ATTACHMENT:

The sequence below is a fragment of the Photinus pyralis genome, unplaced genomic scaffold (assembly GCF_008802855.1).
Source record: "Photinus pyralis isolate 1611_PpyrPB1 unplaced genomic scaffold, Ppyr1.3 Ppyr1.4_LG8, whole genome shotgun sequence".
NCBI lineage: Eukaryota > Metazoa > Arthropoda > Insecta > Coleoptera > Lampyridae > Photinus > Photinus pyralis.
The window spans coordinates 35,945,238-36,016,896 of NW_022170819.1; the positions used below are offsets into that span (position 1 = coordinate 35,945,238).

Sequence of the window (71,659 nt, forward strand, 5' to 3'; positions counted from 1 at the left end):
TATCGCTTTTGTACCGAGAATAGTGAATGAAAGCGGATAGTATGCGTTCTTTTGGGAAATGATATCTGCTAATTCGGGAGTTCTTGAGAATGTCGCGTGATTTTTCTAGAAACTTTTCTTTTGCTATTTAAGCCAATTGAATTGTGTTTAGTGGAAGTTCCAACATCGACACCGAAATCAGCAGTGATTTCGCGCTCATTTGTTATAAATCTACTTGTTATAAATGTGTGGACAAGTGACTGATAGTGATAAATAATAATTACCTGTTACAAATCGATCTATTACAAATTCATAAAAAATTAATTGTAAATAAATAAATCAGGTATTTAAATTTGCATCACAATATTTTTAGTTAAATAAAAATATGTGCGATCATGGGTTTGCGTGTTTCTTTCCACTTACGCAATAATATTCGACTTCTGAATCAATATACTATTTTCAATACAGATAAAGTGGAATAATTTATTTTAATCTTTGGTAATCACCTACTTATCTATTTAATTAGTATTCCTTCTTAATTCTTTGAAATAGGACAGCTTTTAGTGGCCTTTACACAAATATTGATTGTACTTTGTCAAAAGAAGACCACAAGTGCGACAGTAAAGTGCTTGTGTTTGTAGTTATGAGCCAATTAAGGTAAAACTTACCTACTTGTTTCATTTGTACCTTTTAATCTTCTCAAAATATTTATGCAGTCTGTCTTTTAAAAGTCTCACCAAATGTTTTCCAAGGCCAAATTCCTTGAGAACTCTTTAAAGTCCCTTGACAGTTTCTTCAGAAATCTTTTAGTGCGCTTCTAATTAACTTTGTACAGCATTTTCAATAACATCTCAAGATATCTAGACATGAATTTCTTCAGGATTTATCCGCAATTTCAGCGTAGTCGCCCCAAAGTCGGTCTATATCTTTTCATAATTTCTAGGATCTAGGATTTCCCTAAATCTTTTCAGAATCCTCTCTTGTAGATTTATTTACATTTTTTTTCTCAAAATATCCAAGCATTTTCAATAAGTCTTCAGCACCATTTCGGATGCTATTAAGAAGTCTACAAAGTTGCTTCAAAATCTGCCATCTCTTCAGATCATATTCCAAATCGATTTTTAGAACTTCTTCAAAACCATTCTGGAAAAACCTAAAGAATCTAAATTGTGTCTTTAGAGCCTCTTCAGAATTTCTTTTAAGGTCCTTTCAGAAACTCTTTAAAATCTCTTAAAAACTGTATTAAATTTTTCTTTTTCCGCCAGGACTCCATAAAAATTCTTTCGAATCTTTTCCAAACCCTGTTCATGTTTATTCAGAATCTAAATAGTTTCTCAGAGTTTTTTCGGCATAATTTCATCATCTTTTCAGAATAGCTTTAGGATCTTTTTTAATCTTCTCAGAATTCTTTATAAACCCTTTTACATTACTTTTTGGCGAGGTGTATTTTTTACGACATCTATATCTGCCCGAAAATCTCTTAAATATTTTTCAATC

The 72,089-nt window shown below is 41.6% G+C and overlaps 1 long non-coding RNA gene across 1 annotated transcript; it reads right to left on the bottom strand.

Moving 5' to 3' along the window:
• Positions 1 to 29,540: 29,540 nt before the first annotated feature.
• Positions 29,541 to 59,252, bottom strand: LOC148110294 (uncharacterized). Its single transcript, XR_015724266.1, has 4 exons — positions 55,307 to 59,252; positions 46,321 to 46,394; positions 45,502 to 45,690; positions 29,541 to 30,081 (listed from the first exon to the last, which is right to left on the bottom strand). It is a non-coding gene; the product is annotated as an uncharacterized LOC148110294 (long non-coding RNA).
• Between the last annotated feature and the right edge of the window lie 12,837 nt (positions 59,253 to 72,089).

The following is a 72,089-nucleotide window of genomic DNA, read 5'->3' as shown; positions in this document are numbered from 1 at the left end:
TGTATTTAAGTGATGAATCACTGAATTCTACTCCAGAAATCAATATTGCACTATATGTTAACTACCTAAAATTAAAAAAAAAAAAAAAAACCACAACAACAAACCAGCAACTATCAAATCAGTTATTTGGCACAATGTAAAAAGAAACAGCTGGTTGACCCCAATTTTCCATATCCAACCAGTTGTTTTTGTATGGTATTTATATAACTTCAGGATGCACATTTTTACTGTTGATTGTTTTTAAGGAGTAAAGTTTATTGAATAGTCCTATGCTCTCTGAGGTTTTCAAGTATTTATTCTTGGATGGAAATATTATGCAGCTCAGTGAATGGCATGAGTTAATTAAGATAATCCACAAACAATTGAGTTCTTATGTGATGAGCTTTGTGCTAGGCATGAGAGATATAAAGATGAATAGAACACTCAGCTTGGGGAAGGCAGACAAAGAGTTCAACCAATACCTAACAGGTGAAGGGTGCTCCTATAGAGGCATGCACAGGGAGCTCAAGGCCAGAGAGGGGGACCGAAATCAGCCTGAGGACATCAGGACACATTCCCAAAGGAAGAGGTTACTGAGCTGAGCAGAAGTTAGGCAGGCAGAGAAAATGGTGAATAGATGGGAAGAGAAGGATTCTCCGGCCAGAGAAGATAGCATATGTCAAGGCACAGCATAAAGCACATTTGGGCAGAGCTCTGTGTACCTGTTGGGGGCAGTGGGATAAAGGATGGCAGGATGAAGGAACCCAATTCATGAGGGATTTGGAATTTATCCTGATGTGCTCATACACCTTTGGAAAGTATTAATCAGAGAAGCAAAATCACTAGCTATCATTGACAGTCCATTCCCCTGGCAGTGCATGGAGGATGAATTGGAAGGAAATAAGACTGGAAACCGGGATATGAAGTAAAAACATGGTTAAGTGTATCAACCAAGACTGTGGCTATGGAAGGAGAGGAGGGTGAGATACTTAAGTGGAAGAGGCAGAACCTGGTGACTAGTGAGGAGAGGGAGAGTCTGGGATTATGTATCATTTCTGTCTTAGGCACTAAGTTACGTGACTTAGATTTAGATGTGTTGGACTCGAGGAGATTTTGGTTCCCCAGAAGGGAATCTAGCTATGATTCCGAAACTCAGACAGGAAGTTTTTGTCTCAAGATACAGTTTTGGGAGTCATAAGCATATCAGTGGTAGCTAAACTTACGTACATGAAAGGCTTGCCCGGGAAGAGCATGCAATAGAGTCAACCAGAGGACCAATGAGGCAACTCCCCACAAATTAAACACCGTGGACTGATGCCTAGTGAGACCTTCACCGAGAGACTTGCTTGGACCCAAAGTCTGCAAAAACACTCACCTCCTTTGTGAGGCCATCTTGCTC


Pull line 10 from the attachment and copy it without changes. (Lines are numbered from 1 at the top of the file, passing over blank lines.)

• Positions 29,541 to 59,252, bottom strand: LOC148110294 (uncharacterized). Its single transcript, XR_015724266.1, has 4 exons — positions 55,307 to 59,252; positions 46,321 to 46,394; positions 45,502 to 45,690; positions 29,541 to 30,081 (listed from the first exon to the last, which is right to left on the bottom strand). It is a non-coding gene; the product is annotated as an uncharacterized LOC148110294 (long non-coding RNA).